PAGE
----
Beer Run Podcast Episode #8 Blog Recap

Review: Leinenkugel’s 150th Anniversary Lager (Collaboration with Hofbrau Munchen)

Leinie-Hofbrau

 

Featured Interview: Jim Stirn of Brewster Bros. Brewing and Chippewa River Distillery

 

Brew News:

 

Upstart Update with Agonic Brewing Co.

Agonic

 

Putting Beer on the Map: Interview with Jesse Darley of Beer Cap Maps

WI-PickYourStateCorrected

 

Click below to listen. Or check out Episode #8 on iTunes, Stitcher or Tunein. Cheers!!

Review: Short’s Bellaire Brown

by Ryan Urban

Brown ale. There may be no more generic name for a beer style. There may also be no style so nuanced.

Southern English Brown, Northern English Brown, American Brown. They are generally malty, with toffee, caramel, nutty, toasty, earthy tones. But hops can play a role too, providing slight or considerable bitterness, fruity or earthy aromas and flavors.
Brown ales fall somewhere between an English mild and a porter–another category of lots of variation.

Brown ales are kind of hard to pin down–at least for my palate. Many I’ve had can simply be described as “meh.” But others really hit the spot.

After reviewing my Untappd history, it seems I’ve good ones–from Ale Asylum, Surly, South Shore, Stevens Point, St. Francis, Pearl Street, New Holland–but I haven’t revisited any of them in 2 years or more. The exception is Bell’s Best Brown, which, honestly, I buy every fall for the packaging alone–owls are my favorite–though the beer is pretty good too.

When  I want a malty, easy-drinking beer, lagers come to mind–those great Bocks and Dunkels. I’m a lager man–what can I say?

But I can’t help but think I’m overlooking those top-fermenting browns. This realization came to me recently when I bought Short’s Bellaire Brown.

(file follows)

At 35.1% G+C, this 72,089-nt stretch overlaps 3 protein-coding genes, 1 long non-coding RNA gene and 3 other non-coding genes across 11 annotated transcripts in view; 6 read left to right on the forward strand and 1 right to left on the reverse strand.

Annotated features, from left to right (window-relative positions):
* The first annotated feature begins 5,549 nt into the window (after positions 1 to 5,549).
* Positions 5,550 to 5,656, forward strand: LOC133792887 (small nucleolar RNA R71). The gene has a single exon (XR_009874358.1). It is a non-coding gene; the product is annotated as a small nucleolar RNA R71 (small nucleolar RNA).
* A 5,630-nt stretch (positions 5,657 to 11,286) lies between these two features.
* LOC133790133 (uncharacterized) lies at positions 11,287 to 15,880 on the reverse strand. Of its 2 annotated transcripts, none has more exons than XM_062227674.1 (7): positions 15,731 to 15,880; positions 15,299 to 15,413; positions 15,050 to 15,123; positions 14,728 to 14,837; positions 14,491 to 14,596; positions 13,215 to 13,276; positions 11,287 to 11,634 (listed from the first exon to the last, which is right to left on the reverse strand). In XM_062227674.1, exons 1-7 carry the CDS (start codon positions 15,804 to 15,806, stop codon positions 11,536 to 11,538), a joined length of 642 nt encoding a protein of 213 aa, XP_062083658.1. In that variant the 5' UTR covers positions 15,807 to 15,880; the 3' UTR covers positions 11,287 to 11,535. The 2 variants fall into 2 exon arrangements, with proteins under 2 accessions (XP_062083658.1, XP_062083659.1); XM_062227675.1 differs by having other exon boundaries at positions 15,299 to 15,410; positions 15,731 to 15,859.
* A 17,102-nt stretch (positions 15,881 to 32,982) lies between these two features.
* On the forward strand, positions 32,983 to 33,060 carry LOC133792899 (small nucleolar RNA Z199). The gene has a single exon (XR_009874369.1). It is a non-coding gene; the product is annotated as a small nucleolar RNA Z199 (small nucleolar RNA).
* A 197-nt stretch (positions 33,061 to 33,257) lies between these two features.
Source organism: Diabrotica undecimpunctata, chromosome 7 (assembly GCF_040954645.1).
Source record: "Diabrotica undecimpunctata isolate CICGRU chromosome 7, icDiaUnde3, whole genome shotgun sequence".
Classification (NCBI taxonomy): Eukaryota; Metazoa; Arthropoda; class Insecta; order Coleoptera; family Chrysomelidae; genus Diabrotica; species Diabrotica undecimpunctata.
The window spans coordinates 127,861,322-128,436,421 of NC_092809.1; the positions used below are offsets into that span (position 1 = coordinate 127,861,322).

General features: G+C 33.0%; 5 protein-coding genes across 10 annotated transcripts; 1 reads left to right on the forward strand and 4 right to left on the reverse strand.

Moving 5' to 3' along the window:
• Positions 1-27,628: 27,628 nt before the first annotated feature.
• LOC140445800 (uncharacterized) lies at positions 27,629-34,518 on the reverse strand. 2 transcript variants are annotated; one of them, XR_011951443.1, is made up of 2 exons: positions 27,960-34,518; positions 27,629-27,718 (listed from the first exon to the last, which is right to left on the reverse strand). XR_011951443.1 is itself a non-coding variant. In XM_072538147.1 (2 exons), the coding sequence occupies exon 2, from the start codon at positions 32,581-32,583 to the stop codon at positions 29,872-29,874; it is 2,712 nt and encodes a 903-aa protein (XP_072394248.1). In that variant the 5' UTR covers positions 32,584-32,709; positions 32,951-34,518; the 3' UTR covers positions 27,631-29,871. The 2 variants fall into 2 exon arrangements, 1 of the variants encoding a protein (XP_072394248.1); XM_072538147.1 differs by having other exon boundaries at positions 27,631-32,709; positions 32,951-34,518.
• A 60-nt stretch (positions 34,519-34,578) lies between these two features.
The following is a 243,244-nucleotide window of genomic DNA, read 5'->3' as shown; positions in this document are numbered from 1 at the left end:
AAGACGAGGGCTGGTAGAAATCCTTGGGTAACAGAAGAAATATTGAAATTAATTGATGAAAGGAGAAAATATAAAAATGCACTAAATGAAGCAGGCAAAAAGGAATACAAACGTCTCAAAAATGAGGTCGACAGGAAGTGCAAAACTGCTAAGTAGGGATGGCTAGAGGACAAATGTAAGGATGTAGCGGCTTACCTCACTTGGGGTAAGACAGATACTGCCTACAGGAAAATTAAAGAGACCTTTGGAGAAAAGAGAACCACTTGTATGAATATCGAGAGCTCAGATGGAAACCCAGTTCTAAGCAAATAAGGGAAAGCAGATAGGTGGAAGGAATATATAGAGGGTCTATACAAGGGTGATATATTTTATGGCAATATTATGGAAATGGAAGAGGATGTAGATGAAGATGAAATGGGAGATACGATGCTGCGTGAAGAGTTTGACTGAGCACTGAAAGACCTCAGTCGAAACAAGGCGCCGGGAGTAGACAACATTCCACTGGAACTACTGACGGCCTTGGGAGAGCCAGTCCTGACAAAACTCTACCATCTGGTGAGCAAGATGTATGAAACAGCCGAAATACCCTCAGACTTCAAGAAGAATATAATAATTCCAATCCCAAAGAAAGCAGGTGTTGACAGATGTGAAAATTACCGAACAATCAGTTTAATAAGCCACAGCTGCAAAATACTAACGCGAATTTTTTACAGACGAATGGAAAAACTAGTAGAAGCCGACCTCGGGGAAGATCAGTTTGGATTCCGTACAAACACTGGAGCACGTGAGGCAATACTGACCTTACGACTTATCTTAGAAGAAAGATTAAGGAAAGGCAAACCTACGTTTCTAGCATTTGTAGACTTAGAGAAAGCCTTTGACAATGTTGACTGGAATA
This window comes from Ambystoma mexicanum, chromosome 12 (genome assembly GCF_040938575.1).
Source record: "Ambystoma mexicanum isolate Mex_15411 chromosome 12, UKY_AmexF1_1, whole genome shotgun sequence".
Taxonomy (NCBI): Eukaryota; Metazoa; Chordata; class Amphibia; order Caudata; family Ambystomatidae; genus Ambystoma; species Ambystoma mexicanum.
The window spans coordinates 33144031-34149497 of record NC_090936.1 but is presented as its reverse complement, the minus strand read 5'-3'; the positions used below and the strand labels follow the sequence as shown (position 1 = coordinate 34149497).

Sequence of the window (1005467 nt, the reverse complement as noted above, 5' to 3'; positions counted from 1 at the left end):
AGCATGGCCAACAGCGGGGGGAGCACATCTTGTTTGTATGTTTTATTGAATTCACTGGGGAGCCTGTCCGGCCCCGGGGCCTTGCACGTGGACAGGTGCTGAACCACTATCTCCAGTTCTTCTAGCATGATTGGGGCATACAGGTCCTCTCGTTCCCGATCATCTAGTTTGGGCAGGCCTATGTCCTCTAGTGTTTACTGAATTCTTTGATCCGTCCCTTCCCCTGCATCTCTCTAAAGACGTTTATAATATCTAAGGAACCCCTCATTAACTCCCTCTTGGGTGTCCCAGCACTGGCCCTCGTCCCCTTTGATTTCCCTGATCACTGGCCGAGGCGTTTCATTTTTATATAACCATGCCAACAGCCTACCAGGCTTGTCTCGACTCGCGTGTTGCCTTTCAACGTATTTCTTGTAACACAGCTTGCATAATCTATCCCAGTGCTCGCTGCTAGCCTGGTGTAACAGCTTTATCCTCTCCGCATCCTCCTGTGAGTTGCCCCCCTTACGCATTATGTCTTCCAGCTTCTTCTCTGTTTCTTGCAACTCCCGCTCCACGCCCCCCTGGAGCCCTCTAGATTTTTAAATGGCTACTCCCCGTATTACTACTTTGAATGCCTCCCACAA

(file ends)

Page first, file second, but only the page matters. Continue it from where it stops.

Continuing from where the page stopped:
Shorts began distributing in Wisconsin last year, and this is the first and only beer I’ve tried from the Elk, Michigan brewery. I Ignored Short’s unfamiliar lineup for months  until a trusted bottle shop employee recommended Bellaire Brown.

This is my kind of brown. Those heavily-hopped or overly-nutty browns aren’t for me–keep the hazelnut out of my coffee and my beer.

But the Bellaire falls on the subtle side of the style, with nice caramely, toasty tones. The beer also has a wonderful dark brown appearance, perfect tan head and a full body.
However, Short’s says it’s “It’s hardly classifiable as a brown.”

What?! So, I guess I’m still trying to wrap my head around browns.  The journey continues. For now, I’ll pour another Bellaire and just enjoy it.

Goes great with a plate of Gouda and crackers.

Rating: Glass — GROWLER — Case — Keg

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Beer of the Week: Summit Keller Pils

 

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Summit 30th Anniversary Keller Pils.

Oh, the sizzingly dog days of summer. As I write, it is hot, humid with a strong south wind that warns that a thunderstorm is coming. Not good weather for doing much, except perhaps cooling down with a refreshing pilsner.

I’ve found none better this summer than Summit’s 30th Anniversary Keller Pils. It is one of four anniversary beers the St. Paul brewery is releasing this year. Given the brewery’s legacy of producing a variety of flavorful, easy-drinking beers in its regular lineup—like the summer-ready Pilsener—I find this one most appropriate and welcome to my taste buds.

Given the rarity of kellers or zwickelbier on American shelves—a damn shame in my opinion—I can only compare this to the excellent occasionally-released Yokel or Zwickel from New Glarus.

German-style Kellerbier is traditionally akin to classic Pilsners in taste, but differs with its hazy appearance and low effervescence. There is also more of a yeasty character and, overall, is bigger on aroma and flavor–seriously, why are there not more kellers?

This beer’s ingredients are somewhat foreign to me, but produce amazing results. The base malt is a traditional Barke Pilsner, which creates a very full body and flavor in this beer. The noble Tettnang and Hallertau Melon hops produce noticeably spicey, floral notes. Summit brewer Damian McConn explains more here.

For me, Summit’s Keller Pils goes down incredibly easy with a satisfying full, zesty finish left tingling on my tongue with every sip.

The heat has ruined my appetite, except for this sweet, crisp, complex lager. I just have to crack open another can.

Rating: Glass – Growler – Case – KEG